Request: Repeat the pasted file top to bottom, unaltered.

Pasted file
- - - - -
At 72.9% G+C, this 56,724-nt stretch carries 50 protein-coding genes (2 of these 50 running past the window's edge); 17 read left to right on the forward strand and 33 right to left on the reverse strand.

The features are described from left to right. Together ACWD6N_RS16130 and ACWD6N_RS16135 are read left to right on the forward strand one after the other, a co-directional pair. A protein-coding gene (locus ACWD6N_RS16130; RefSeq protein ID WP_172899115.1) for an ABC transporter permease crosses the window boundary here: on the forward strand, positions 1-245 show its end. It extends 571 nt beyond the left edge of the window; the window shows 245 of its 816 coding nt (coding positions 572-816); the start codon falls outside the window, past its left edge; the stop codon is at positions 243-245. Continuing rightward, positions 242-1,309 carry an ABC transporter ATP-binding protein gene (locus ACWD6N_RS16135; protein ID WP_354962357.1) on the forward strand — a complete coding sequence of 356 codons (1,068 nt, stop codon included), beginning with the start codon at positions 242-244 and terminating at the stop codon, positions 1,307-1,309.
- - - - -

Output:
At 72.9% G+C, this 56,724-nt stretch carries 50 protein-coding genes (2 of these 50 running past the window's edge); 17 read left to right on the forward strand and 33 right to left on the reverse strand.

The features are described from left to right. Together ACWD6N_RS16130 and ACWD6N_RS16135 are read left to right on the forward strand one after the other, a co-directional pair. A protein-coding gene (locus ACWD6N_RS16130; RefSeq protein ID WP_172899115.1) for an ABC transporter permease crosses the window boundary here: on the forward strand, positions 1-245 show its end. It extends 571 nt beyond the left edge of the window; the window shows 245 of its 816 coding nt (coding positions 572-816); the start codon falls outside the window, past its left edge; the stop codon is at positions 243-245. Continuing rightward, positions 242-1,309 carry an ABC transporter ATP-binding protein gene (locus ACWD6N_RS16135; protein ID WP_354962357.1) on the forward strand — a complete coding sequence of 356 codons (1,068 nt, stop codon included), beginning with the start codon at positions 242-244 and terminating at the stop codon, positions 1,307-1,309.